Answering the Call: Kadena airman lauded for rescue efforts, volunteering

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U.S. Air Force Staff Sgt. Clifford Crawford, 31st Rescue Squadron pararescue element leader, sits in an HH-60 Pave Hawk on the flight line at Kadena Air Base on June 27. Photo by Senior Airman Stephen G. Eigel, U.S. Air Force
U.S. Air Force Staff Sgt. Clifford Crawford, 31st Rescue Squadron pararescue element leader, sits in an HH-60 Pave Hawk on the flight line at Kadena Air Base on June 27. Photo by Senior Airman Stephen G. Eigel, U.S. Air Force

Answering the Call: Kadena airman lauded for rescue efforts, volunteering

by: Senior Airman Stephen G. Eigel, 18th Wing | .
Stripes Okinawa | .
published: July 05, 2016
KADENA AIR BASE – Staff Sgt. Clifford Crawford, 31st Rescue Squadron pararescue element leader, won the 2016 Army Times Publishing Company’s Air Force Service Member of the Year award. The award is presented to those who demonstrate a high level of professionalism, concern for fellow service members, and commitment to community service.
 
The award was established in 2001 by Army Times Publishing Company. The initial program highlighted exemplary achievement by a service member beyond the call of duty.
 
In the past 15 years, the annual Service Members of the Year Award has grown into a much anticipated event attended by congressional, military and community leaders.
 
Crawford was born in Skiatook, Oklahoma, May 28, 1992. He attended Skiatook High School and graduated as class vice president in May 2010. During his time in high school he wrestled, served as student body president, was a member of Tulsa Future Leaders of America and founded the Skiatook Junior Chamber of Commerce.
 
After graduation, he enlisted in the Air Force and following basic training, he reported to the Pararescue Indoctrination Course where, despite a 93% attrition rate, he completed the Pararescue Pipeline earning the coveted maroon beret in 2013.
 
The mission of a pararescueman is to rescue, recover and return American or Allied forces in times of danger or extreme duress.
 
In the middle of training exercises in the Philippines, when the first 7.8-magnitude quake struck near Nepal’s Ghorka district on April 25, 2015, Crawford was one the first Airmen who volunteered to go help.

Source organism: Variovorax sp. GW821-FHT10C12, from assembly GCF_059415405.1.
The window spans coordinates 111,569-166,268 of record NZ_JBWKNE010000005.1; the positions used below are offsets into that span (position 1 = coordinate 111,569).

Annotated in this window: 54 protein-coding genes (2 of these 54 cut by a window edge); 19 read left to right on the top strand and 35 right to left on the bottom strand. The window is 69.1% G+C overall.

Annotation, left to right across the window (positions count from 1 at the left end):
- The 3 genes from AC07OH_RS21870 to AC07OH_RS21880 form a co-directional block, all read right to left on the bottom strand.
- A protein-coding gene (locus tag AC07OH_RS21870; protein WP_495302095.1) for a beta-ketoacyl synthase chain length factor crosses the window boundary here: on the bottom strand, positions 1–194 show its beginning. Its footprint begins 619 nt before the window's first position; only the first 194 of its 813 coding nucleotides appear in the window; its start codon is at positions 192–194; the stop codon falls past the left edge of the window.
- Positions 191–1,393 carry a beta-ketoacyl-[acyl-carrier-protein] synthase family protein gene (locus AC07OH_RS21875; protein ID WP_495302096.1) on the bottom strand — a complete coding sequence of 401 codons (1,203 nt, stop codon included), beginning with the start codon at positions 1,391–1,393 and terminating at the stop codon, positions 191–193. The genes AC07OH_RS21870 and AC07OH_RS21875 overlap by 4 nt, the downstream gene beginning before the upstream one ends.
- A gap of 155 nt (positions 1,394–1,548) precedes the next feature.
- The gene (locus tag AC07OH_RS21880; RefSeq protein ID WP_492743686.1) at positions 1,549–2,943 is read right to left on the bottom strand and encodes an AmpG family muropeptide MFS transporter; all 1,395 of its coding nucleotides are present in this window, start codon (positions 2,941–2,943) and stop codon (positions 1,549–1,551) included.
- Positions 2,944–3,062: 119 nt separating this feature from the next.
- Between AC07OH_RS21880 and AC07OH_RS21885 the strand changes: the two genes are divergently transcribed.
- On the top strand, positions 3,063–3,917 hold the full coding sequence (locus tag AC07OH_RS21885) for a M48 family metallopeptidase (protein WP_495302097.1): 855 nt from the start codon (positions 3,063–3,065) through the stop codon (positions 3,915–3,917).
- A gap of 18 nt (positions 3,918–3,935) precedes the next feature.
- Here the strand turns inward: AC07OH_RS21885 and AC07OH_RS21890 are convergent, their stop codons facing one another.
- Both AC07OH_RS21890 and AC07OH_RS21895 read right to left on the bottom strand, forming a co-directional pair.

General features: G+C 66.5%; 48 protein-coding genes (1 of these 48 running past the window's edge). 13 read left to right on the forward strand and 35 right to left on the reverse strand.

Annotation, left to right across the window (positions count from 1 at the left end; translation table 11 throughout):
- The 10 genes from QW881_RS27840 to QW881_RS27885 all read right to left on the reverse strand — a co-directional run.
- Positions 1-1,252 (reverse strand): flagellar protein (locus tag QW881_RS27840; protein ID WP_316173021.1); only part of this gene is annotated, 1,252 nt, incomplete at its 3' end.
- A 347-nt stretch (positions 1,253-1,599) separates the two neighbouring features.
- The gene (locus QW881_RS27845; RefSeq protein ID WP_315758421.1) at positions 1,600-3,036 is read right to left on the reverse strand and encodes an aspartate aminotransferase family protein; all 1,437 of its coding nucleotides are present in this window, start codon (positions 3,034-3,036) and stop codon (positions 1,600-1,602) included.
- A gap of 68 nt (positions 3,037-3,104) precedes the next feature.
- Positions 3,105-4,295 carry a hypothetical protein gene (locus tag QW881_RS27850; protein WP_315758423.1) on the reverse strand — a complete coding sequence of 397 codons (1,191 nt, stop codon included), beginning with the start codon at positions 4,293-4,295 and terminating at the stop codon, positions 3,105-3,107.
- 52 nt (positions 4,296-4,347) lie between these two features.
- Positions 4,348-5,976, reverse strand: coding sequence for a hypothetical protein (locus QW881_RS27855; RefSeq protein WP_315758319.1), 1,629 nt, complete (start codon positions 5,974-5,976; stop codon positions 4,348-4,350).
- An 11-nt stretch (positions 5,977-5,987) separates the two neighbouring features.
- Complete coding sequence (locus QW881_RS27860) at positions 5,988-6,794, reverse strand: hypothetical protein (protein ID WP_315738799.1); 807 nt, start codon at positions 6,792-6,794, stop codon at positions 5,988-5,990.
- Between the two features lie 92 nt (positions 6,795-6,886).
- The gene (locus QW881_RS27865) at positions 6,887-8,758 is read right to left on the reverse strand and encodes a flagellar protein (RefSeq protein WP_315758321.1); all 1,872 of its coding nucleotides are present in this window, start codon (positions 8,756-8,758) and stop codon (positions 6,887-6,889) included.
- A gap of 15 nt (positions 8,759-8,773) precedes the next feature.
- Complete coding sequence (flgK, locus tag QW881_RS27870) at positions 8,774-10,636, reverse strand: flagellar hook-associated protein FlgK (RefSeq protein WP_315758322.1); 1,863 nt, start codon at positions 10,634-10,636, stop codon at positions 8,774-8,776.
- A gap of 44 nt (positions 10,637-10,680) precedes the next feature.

“We flew through Nepal looking for people who needed help,” Crawford said. “We went from village to village finding people and determining which Nepalese needed the most help first and then getting them transported to a hospital in
Kathmandu for treatment.”
 
During his time there, he helped save the lives of more than 40 individuals. 
 
“I had patients from almost newborn, to the elderly,” Crawford said.
 
Another tragedy struck May 12, 2015, when a helicopter carrying six Marines, two Nepalese soldiers and five injured civilians crashed into a mountainside in Nepal. Crawford, three other pararescue jumpers, one combat rescue officer, and roughly 12 Nepalese rangers were sent to recover their bodies.
 
Twelve-thousand feet up the mountain hanging off the edge of a cliff, the aftershocks kept coming, causing landslides while they tried to stabilize the crash site and get the remains out of a ravine, as well as recover sensitive items from the crash site.
 
“We had to pull them out of the helicopter while also trying not to fall off the cliff,” Crawford said.
 
After successfully recovering the fallen he would later help guide the ramp ceremony to bring them home.
 
In his spare time, Crawford volunteers with the Kadena Special Olympics, helping to build facilities, and serving as an athlete buddy, assistant coach and cheerleader. He also volunteers at the naval hospital in Okinawa to help keep his medical skills sharp and ready to go at a moment’s notice.